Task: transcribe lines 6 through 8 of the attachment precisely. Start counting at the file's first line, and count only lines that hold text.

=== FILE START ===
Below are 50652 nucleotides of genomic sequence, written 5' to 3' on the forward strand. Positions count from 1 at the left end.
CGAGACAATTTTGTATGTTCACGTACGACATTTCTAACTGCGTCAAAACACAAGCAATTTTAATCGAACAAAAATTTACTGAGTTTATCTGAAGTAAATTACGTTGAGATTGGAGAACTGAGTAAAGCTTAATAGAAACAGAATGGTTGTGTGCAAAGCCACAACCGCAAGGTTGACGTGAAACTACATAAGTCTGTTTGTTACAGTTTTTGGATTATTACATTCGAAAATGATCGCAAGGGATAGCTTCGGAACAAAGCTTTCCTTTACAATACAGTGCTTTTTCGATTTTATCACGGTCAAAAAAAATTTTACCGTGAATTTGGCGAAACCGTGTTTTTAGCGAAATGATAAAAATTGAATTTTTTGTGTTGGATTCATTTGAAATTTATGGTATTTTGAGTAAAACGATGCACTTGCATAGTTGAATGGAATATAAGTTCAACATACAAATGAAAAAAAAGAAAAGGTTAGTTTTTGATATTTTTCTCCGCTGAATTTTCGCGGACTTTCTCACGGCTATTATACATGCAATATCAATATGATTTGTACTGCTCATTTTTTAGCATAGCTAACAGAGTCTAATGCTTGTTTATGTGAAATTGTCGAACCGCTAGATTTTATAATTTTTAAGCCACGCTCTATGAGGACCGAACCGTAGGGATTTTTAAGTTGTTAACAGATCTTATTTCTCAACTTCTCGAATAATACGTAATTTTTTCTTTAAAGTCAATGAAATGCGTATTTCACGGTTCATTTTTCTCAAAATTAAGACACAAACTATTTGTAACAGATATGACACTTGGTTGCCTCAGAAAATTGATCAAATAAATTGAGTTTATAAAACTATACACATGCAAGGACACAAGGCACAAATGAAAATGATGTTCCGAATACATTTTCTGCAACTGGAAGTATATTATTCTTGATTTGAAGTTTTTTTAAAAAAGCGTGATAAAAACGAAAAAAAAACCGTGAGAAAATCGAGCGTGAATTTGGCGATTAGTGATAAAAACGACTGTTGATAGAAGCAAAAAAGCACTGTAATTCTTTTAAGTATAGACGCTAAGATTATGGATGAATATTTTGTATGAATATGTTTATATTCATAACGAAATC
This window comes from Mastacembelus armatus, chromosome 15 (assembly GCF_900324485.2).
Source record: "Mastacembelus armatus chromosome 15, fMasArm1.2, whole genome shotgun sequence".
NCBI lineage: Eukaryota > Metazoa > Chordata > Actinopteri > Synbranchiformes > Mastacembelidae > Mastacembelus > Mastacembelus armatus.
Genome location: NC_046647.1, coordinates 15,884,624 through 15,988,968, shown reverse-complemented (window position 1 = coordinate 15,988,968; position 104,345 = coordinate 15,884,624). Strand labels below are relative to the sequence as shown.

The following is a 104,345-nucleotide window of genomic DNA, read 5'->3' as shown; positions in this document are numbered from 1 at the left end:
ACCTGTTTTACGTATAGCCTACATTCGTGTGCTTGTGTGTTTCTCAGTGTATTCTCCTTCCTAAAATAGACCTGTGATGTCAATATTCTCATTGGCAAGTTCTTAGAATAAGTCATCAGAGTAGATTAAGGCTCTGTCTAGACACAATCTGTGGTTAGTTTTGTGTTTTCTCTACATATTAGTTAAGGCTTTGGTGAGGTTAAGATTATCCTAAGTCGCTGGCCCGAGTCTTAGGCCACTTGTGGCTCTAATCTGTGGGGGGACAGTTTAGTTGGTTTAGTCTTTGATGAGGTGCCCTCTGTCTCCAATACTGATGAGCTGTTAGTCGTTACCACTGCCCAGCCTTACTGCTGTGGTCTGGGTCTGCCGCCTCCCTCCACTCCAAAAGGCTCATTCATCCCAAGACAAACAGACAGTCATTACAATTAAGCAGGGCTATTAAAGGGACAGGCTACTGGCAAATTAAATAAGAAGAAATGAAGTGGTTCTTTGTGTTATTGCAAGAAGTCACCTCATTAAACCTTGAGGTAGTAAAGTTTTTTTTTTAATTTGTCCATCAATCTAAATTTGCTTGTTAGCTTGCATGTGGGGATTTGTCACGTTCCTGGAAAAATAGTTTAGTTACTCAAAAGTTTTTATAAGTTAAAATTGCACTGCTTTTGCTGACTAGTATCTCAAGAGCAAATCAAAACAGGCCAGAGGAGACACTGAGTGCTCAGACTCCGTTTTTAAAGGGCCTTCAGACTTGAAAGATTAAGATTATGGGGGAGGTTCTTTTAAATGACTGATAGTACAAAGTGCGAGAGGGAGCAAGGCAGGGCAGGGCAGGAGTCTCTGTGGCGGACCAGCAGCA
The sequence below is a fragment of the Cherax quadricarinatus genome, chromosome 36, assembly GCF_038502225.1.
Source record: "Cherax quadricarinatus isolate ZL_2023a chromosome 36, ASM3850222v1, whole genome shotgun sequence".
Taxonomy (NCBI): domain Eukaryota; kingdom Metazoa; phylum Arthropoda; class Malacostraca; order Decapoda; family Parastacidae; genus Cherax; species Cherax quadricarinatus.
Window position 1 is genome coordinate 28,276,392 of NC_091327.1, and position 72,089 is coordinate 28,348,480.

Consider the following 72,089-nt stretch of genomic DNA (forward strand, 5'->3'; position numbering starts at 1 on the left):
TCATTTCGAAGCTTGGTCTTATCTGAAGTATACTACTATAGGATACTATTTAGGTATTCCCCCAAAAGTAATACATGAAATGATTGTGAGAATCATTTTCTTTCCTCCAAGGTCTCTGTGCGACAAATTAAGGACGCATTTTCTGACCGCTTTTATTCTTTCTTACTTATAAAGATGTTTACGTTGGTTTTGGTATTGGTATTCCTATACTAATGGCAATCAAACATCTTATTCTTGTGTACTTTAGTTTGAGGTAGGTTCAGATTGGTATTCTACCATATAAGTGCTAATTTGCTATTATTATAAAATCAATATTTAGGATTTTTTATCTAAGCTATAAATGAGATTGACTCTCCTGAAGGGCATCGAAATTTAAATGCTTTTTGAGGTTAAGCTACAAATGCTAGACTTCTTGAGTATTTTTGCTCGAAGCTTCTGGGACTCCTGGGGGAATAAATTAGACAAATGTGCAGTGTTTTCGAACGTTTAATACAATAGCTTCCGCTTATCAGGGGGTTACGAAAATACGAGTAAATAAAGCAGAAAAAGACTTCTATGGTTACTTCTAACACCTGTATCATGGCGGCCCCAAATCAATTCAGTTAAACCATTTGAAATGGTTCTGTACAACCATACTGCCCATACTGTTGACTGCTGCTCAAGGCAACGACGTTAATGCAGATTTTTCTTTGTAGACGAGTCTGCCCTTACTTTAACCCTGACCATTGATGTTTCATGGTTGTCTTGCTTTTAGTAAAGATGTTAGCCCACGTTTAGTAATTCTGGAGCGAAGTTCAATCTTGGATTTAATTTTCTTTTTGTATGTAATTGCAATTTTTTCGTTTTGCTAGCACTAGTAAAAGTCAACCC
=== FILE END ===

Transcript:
Genome location: NC_046647.1, coordinates 15,884,624 through 15,988,968, shown reverse-complemented (window position 1 = coordinate 15,988,968; position 104,345 = coordinate 15,884,624). Strand labels below are relative to the sequence as shown.

The following is a 104,345-nucleotide window of genomic DNA, read 5'->3' as shown; positions in this document are numbered from 1 at the left end:
ACCTGTTTTACGTATAGCCTACATTCGTGTGCTTGTGTGTTTCTCAGTGTATTCTCCTTCCTAAAATAGACCTGTGATGTCAATATTCTCATTGGCAAGTTCTTAGAATAAGTCATCAGAGTAGATTAAGGCTCTGTCTAGACACAATCTGTGGTTAGTTTTGTGTTTTCTCTACATATTAGTTAAGGCTTTGGTGAGGTTAAGATTATCCTAAGTCGCTGGCCCGAGTCTTAGGCCACTTGTGGCTCTAATCTGTGGGGGGACAGTTTAGTTGGTTTAGTCTTTGATGAGGTGCCCTCTGTCTCCAATACTGATGAGCTGTTAGTCGTTACCACTGCCCAGCCTTACTGCTGTGGTCTGGGTCTGCCGCCTCCCTCCACTCCAAAAGGCTCATTCATCCCAAGACAAACAGACAGTCATTACAATTAAGCAGGGCTATTAAAGGGACAGGCTACTGGCAAATTAAATAAGAAGAAATGAAGTGGTTCTTTGTGTTATTGCAAGAAGTCACCTCATTAAACCTTGAGGTAGTAAAGTTTTTTTTTTAATTTGTCCATCAATCTAAATTTGCTTGTTAGCTTGCATGTGGGGATTTGTCACGTTCCTGGAAAAATAGTTTAGTTACTCAAAAGTTTTTATAAGTTAAAATTGCACTGCTTTTGCTGACTAGTATCTCAAGAGCAAATCAAAACAGGCCAGAGGAGACACTGAGTGCTCAGACTCCGTTTTTAAAGGGCCTTCAGACTTGAAAGATTAAGATTATGGGGGAGGTTCTTTTAAATGACTGATAGTACAAAGTGCGAGAGGGAGCAAGGCAGGGCAGGGCAGGAGTCTCTGTGGCGGACCAGCAGCA